Fig. 5. View of the house and sanatorium Jesús Gutiérrez Casillas.
Rafael Urzúa, arquitecto. (Lanzagorta Vallín, 2000)

For the second half of the thirties decade of last century, also by Barragán’s influence, Urzúa steps back, momentarily and to a certain extent, from regionalist ideas, towards notable proposals in Art Deco and Modern architecture. From this period, it is convenient to observe the projects of the SUTAJ building, the market, school and police station Atemajac ensemble, and the house for Mr. Rogelio Rubio, at the corner of Marcos Castellanos and Pedro Moreno streets, facing Revolution Park.

From the two works mentioned above, Urzúa uses with great success the formal language of Art Deco. However, in the house for Mr. Rogelio Rubio (1935), even though he continues using some Art Deco elements (round corners, the design of the interior lamps, and the furnishing and design of the main staircase), a clear evolution towards modern architecture is clearly visible, with a tendency to simplify architectural shapes, and putting aside ornamental elements as much as possible.

Fig. 6. Facade of the SUTAJ building.
Rafael Urzúa, arquitecto. (Lanzagorta Vallín, 2000)
Fig. 7. Police station of the Atemajac ensemble.
Rafael Urzúa, arquitecto. (Lanzagorta Vallín, 2000)
Figs. 8 and 9. House for Rogelio Rubio. This is a work in the style of European functionalism, with corbusiana influence. It includes elements of Art Deco, as can be seen on the staircase.
Rafael Urzúa, arquitecto. (Lanzagorta Vallín, 2000)

Without a doubt, his most outstanding and influential work is the house for Doctor Luis Farah, located at the northeast corner of Vallarta avenue and Simón Bolivar St, in Guadalajara, dating from year 1936 (same year as the Workshop-Dormitory was designed). Urzúa shows us in the Farah House his creativity and mastery, solving the project through a fusion of different influences and architectural concepts. Even though it is a work of remodeling, it achieves an extraordinary synthesis of Modernism and Regionalism. It integrates the cleanness in its composition from the modern movement with some refined elements of Regionalism, such as the façade’s triangle motives, and from Moorish architecture, such as the ogee arch and the star-shaped window, among others.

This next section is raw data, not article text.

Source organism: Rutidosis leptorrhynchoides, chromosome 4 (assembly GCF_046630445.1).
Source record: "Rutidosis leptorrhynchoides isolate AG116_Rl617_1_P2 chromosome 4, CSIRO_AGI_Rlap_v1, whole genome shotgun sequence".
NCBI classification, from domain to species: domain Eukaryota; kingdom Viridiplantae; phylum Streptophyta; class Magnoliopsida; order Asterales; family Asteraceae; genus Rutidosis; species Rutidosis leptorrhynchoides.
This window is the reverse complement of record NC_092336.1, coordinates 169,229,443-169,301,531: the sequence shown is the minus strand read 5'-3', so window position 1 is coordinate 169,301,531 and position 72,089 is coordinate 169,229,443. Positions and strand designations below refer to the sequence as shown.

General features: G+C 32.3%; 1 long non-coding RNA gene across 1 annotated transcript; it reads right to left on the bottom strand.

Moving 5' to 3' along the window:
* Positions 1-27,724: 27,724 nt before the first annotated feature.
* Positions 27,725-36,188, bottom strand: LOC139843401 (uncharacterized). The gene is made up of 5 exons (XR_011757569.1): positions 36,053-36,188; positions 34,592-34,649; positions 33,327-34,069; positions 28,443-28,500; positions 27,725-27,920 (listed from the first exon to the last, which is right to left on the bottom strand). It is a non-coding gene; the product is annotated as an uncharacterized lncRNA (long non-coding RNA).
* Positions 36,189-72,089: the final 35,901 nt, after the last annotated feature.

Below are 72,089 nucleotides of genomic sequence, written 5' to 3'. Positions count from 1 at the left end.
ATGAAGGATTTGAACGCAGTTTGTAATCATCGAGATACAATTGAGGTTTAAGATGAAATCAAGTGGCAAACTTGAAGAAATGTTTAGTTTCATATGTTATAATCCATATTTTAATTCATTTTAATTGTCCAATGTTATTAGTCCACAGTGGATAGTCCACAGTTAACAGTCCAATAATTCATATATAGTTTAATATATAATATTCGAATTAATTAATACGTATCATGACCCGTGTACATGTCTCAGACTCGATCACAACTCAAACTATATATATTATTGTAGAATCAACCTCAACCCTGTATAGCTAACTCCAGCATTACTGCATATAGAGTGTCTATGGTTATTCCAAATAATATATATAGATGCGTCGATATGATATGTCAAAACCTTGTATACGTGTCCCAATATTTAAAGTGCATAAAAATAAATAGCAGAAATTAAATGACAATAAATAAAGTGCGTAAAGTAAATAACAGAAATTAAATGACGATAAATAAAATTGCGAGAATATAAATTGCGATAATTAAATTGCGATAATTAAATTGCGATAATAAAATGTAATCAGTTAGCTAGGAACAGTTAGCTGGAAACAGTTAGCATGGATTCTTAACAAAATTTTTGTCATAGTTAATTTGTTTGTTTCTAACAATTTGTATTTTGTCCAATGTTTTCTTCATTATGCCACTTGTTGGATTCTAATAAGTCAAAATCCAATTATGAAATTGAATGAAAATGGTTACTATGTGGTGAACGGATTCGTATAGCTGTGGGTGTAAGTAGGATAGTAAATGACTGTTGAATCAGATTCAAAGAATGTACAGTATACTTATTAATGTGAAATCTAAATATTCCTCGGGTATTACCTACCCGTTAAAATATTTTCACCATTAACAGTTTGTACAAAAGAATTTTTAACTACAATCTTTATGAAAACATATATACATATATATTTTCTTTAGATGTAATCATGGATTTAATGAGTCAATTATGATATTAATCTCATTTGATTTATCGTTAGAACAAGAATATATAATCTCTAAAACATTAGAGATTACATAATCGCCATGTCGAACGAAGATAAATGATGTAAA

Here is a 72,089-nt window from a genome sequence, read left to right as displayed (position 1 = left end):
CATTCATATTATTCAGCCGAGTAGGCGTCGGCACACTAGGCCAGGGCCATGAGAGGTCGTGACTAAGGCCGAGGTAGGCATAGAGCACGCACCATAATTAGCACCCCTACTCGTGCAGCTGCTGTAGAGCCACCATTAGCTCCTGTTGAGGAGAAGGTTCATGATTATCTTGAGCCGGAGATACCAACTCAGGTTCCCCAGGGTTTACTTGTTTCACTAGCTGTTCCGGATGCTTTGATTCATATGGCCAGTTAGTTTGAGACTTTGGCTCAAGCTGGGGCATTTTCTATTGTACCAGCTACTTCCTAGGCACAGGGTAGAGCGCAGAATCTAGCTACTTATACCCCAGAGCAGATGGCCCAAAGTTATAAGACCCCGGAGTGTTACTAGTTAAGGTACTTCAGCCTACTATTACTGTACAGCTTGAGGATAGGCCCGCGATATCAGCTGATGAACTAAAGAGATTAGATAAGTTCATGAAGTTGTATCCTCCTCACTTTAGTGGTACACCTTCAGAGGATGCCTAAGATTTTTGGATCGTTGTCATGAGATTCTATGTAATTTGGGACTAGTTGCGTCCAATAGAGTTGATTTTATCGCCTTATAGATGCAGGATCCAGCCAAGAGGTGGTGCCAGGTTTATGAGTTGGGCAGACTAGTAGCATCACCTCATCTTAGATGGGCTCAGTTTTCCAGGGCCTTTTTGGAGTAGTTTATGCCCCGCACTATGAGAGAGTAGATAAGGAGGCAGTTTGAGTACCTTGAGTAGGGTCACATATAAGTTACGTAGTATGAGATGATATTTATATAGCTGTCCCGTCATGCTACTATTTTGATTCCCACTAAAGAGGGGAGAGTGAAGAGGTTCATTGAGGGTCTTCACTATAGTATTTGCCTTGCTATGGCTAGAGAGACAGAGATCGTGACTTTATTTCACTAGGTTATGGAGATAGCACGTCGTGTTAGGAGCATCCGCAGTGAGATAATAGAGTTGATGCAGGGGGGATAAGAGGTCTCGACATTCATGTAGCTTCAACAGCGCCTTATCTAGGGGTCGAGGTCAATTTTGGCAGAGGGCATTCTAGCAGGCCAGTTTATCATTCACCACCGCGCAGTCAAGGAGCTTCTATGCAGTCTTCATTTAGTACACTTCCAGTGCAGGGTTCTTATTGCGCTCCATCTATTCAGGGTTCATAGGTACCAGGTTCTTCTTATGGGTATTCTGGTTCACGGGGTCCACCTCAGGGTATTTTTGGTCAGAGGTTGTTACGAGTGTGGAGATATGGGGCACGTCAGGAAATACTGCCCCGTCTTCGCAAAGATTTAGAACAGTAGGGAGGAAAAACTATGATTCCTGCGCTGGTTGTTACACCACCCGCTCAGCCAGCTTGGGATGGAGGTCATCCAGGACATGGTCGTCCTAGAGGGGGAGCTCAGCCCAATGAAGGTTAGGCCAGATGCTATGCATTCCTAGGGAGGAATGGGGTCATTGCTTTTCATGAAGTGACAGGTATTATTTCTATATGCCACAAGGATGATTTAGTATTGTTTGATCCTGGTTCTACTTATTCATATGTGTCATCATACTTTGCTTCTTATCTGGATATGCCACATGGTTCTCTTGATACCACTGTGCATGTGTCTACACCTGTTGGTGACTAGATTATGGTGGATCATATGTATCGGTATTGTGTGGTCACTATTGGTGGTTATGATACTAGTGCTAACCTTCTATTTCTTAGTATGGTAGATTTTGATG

Figs. 10 and 11. Farah House. Note the ogee arch in the hallway. Urzúa reaches a greater use of Modernism, without, however, reaching the formal austerity and abstraction of the López Cotilla Home-and-Studio.
Casa Haus.  https://casahaus.net/quedamos-para-tomar-algo/
https://ourvoicesgdl.wordpress.com/2014/04/12/regional-architecture-in-guadalajara/

Urzúa was a friend, collaborator, and, possibly, the first follower of Luis Barragán. He worked at his firm since he graduated the Free School of Engineering until Barragán left Guadalajara to move to Mexico City in 1935. In 1929, he started to work from at his own firm, alongside his collaboration with Luis Barragán. He was doubtlessly the most talented member of the Escuela Tapatía de Arquitectura, as well as the one who put in practice the ideas brought by Barragán from his travels with most enthusiasm. He was a quick learner, and he reinterpreted concepts according to his own vision and criterion.

It must be mentioned that Urzúa was a prolific designer, carrying out 131 own works and projects, according to the reviewed Urzúa Fund catalogue2. He was always aware of architecture trends, and had an extraordinary skill in creating works in different styles, without losing, because of this, quality in his designs.

If Urzúa’s oeuvre is reviewed meticulously, it is evident that, throughout it, he experiments with different architectural styles. In addition, it can be clearly noticed that his formal and aesthetic language was not related to architectural abstraction (noticeable influence in the Workshop-Dormitory), but rather, with Regionalism as an integrator of influences and styles. His most brazen approaches to modern architecture are still far from the composition, strength, geometry and aesthetic unity of the Workshop-Dormitory, and, even though they are relevant for the city’s history of architecture, do not justify the conclusion that he designed the building.

Most of his work are rather meticulous projects, with an accessible and polished aesthetic, which were, and still are, valued by their users (unlike city authorities that have allowed the demolition of many of them). His works, however, do not show conceptual nor technical innovation. Urzúa was a practical man who, unlike Barragán, did not concern himself with creating an architecture that would break away from the existing.

What can be concluded with certainty is that, even though Urzúa was not responsible for the design of the Workshop-Dormitory, he was a crucial actor for its materialization. Given his closeness to Barragán and Orozco, it is very likely that he supported the latter with his contact network in the local construction sphere (workforce, material providers, contractors, etc.). It would not be too risky to think that Urzúa himself, or his firm, carried out the executive project of the Workshop-Dormitory.

1. Orozco, José Clemente. Autobiografía. 2nd ed. Serie Crónicas. México, D.F.: Ediciones Era, 1981. 21. [own translation]
2. Gobierno Del Estado De Jalisco, Carmen Pedraza Rodríguez, Angélica María Mandujano Águila, Agustín Elizalde Urzúa, Rafael Urzúa Arias and Arabella González Huezo, ed. Catálogo Fondo Rafael Urzúa. Guadalajara: Gobierno Del Estado De Jalisco, 2007.